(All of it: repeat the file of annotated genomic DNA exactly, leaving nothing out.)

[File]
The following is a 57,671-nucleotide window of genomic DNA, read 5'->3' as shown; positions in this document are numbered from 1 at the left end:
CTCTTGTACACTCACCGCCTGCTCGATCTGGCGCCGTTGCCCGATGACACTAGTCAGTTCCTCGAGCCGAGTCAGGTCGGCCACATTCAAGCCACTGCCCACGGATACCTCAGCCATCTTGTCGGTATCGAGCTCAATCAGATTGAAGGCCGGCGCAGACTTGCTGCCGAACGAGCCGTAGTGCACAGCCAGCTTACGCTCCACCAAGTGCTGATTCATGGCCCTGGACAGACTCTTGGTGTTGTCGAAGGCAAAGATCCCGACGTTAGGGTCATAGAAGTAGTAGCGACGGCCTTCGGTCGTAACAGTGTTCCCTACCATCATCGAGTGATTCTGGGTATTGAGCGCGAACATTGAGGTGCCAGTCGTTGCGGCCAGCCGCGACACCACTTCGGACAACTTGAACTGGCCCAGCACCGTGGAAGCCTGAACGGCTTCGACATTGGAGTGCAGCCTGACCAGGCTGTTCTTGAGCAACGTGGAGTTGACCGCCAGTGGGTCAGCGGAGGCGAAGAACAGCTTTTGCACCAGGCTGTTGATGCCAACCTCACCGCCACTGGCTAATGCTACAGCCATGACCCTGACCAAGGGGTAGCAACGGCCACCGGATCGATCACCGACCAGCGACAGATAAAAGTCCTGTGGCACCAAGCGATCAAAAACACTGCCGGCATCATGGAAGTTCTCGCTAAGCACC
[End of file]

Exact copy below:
The following is a 57,671-nucleotide window of genomic DNA, read 5'->3' as shown; positions in this document are numbered from 1 at the left end:
CTCTTGTACACTCACCGCCTGCTCGATCTGGCGCCGTTGCCCGATGACACTAGTCAGTTCCTCGAGCCGAGTCAGGTCGGCCACATTCAAGCCACTGCCCACGGATACCTCAGCCATCTTGTCGGTATCGAGCTCAATCAGATTGAAGGCCGGCGCAGACTTGCTGCCGAACGAGCCGTAGTGCACAGCCAGCTTACGCTCCACCAAGTGCTGATTCATGGCCCTGGACAGACTCTTGGTGTTGTCGAAGGCAAAGATCCCGACGTTAGGGTCATAGAAGTAGTAGCGACGGCCTTCGGTCGTAACAGTGTTCCCTACCATCATCGAGTGATTCTGGGTATTGAGCGCGAACATTGAGGTGCCAGTCGTTGCGGCCAGCCGCGACACCACTTCGGACAACTTGAACTGGCCCAGCACCGTGGAAGCCTGAACGGCTTCGACATTGGAGTGCAGCCTGACCAGGCTGTTCTTGAGCAACGTGGAGTTGACCGCCAGTGGGTCAGCGGAGGCGAAGAACAGCTTTTGCACCAGGCTGTTGATGCCAACCTCACCGCCACTGGCTAATGCTACAGCCATGACCCTGACCAAGGGGTAGCAACGGCCACCGGATCGATCACCGACCAGCGACAGATAAAAGTCCTGTGGCACCAAGCGATCAAAAACACTGCCGGCATCATGGAAGTTCTCGCTAAGCACC